Even in a cynical genre like film noir, Criss Cross is noteworthy for its particularly cynical ending. And yet, Underneath may out-cynical that ending with its own. The heist inevitably goes to shit, Steve/Michael’s father is shot dead, and Steve/Michael is wounded. But while the general idea of the heist sequence is the same in both, Siodmak stages it with much more flair than Soderbergh, who seems to check out while Siodmak relishes the chance to stage a failed heist that’s almost completely obscured by tear gas. In Criss Cross, Steve ends up in the hospital hailed as a hero by everyone but his best friend, who knows about what he did but is still moderately sympathetic. In Underneath, Michael also ends up in the hospital being hailed as a hero by everyone but his brother, although this sequence is made much more memorable than Siodmak’s variant as a result of Soderbergh shooting it from Michael’s woozy, bed-ridden perspective, and having the sound take the same perspective (dig how it starts fading out before the beeping of the hospital monitor wakes Michael up). In Underneath, the brother is not remotely sympathetic to Michael or his deeds, and he even encourages his fellow police officers not to guard Michael against possible intruders. In both films, there’s a suspense sequence where Steve/Michael is visited by a mysterious man who is apparently waiting for a relative in the same hospital, but whom Steve/Michael suspects is actually a hitman sent by Dundee. Both films drag out the reveal that yes, this mystery man is here to take him to Dundee, but Soderbergh drags out the suspense much further than Siodmak, who lets Steve’s suspicions fade after what he suspects is a gun in the man’s jacket is actually an address book (it’s a cell phone in Underneath). But Michael doesn’t give up so easily, pulling the old “ah ha! You were talking like you knew that person, but that person doesn’t exist!” trick, to which the man basically responds with “Yeah, I had no idea what you were talking about, I was just going along”. In Criss Cross, after Steve’s suspicions fade, we get a shot of a mirror showing the man leaving his hospital room and coming back with a wheelchair and pillow, giving the game away. But in Underneath, we don’t know if the man is trustworthy or not until right before Michael does, when the man is covering Michael’s mouth and cutting him loose. The man drives Steve/Michael to Dundee, but in Criss Cross, Steve convinces him to drive him to Anna’s place, where they can be together. Michael gets no such favors, and is sent directly to face Dundee’s gun while Rachel watches. Even though Steve and Anna get some alone time, Dundee catches up with them and shoots them both dead, while the cops come to shoot Dundee dead. That seems like it would be difficult to out-cynical, but Soderbergh does it. Technically, only Dundee dies by the end of Underneath, but things don’t look good for Michael, who’s crippled and stranded in Dundee’s home while the woman he thought was the love of his love drives away (at least Steve and Anna died in each other’s arms). Of course, things don’t look too good for Rachel either, as we find out that the extra inside man, Joe Don Baker’s boss character, is trailing right behind her, presumably to clean up loose ends. If I had to choose between getting shot by Dan Duryea while in Burt Lancaster’s arms or getting killed by Mitchell, I don’t think I’d take too long to decide.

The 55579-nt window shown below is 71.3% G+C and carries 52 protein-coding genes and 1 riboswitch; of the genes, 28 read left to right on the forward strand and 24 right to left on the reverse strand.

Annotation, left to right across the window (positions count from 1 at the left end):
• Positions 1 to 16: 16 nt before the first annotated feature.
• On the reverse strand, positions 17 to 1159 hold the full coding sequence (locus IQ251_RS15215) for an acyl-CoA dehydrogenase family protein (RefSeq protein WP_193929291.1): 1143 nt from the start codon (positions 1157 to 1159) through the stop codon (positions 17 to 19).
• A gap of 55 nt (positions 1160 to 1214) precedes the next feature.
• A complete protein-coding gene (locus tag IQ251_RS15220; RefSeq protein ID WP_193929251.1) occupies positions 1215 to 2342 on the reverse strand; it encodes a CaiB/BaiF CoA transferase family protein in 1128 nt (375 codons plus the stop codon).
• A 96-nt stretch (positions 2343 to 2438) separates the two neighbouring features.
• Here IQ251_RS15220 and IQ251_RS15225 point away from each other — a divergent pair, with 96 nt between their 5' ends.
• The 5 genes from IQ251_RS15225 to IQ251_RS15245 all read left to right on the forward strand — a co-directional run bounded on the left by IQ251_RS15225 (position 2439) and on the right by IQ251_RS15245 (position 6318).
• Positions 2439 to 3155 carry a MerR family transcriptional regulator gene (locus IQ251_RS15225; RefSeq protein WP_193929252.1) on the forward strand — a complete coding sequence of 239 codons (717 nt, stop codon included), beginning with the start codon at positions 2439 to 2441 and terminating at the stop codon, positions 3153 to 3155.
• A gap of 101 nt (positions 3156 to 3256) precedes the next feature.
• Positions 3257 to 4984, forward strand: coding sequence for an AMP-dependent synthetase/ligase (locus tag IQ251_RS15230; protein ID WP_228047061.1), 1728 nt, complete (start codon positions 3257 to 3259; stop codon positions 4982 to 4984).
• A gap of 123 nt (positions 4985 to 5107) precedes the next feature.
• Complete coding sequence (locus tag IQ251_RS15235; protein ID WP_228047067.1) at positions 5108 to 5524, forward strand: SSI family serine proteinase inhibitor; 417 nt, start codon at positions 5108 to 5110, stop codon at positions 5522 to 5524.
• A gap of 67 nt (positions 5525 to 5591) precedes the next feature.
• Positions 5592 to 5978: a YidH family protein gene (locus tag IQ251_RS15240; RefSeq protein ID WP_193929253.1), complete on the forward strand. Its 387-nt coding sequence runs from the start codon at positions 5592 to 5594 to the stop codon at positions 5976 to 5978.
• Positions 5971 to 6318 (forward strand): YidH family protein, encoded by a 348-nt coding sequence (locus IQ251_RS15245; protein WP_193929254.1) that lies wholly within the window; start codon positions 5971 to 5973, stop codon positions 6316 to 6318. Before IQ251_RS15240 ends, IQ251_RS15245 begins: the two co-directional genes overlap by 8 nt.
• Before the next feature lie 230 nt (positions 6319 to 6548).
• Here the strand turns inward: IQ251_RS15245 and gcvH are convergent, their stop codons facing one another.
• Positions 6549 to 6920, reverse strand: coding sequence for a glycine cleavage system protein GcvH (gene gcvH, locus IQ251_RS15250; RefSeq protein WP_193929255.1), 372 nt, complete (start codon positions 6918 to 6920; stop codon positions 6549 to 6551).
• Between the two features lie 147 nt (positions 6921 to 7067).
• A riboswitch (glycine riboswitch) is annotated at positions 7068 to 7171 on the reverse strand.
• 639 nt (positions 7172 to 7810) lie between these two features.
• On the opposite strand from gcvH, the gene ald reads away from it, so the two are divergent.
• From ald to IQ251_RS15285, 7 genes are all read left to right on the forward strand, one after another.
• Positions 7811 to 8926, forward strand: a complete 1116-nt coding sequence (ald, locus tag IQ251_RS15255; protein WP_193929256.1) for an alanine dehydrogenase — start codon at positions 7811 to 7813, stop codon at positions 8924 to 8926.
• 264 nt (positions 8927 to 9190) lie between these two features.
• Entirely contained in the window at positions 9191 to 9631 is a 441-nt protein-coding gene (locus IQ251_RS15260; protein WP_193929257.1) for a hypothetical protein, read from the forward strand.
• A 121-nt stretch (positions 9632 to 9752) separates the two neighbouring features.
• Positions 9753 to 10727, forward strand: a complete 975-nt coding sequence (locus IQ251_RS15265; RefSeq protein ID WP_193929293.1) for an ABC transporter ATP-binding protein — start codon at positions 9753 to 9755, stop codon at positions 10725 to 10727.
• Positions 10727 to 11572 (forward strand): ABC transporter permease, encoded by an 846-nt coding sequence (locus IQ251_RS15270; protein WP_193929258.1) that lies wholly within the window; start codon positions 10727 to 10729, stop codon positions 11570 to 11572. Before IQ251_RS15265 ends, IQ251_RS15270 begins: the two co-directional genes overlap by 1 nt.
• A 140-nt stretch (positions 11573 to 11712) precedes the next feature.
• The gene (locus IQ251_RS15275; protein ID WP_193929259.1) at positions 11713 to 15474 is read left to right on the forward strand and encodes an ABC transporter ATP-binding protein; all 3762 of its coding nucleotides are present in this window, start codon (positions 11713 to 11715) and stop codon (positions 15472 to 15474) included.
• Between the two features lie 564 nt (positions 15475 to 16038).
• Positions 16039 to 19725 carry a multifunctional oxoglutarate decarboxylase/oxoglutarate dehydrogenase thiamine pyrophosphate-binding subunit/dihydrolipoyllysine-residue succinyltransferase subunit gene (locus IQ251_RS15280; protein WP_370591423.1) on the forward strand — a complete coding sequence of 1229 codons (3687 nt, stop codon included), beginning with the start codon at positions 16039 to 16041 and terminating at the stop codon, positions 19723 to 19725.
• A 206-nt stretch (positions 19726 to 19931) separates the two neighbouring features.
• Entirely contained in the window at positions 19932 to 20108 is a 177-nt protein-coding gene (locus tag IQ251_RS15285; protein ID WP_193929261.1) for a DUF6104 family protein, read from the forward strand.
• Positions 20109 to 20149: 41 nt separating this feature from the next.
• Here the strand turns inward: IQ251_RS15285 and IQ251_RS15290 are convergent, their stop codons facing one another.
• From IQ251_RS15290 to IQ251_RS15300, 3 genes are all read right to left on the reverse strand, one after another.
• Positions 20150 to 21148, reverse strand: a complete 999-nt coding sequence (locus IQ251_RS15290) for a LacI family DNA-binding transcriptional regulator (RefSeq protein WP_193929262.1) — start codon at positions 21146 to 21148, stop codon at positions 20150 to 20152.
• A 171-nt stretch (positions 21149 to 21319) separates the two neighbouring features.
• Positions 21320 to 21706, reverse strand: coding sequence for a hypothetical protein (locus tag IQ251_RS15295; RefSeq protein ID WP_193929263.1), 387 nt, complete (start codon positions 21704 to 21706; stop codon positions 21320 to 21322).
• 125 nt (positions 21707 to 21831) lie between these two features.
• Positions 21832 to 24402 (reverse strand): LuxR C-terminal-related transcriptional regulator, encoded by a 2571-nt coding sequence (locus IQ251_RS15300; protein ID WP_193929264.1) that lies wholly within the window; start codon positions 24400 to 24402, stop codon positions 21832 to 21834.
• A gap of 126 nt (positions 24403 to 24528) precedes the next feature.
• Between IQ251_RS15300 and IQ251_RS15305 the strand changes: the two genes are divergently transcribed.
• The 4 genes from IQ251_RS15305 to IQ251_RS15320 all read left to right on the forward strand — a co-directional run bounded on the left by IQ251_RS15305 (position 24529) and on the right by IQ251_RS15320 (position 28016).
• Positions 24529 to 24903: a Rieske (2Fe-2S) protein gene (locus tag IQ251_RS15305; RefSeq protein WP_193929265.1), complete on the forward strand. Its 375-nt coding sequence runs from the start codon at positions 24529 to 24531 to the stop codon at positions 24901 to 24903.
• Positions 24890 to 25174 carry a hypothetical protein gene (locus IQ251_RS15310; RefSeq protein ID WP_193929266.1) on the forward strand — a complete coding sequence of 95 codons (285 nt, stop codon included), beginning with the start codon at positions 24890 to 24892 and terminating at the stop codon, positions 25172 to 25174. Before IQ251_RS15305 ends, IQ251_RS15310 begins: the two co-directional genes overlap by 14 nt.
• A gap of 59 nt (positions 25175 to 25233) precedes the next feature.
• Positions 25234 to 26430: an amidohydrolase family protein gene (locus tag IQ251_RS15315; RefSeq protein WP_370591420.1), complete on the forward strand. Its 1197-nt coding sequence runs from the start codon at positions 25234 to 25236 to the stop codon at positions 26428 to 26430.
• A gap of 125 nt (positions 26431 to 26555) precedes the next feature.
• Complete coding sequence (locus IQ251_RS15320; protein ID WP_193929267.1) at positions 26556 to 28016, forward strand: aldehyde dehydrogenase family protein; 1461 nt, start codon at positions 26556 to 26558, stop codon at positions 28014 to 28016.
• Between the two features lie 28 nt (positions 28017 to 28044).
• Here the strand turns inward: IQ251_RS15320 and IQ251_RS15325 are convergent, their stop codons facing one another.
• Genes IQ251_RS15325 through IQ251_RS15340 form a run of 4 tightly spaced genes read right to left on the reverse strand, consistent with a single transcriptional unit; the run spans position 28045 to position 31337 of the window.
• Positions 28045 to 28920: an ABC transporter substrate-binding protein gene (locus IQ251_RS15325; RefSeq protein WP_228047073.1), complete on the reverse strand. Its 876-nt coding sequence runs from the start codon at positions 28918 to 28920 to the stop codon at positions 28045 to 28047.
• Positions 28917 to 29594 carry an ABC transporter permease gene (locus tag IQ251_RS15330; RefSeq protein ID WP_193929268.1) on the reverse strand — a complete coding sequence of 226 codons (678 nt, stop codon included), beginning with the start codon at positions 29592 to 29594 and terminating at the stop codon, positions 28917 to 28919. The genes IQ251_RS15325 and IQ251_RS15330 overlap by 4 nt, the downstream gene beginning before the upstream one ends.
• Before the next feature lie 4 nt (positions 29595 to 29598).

self esteem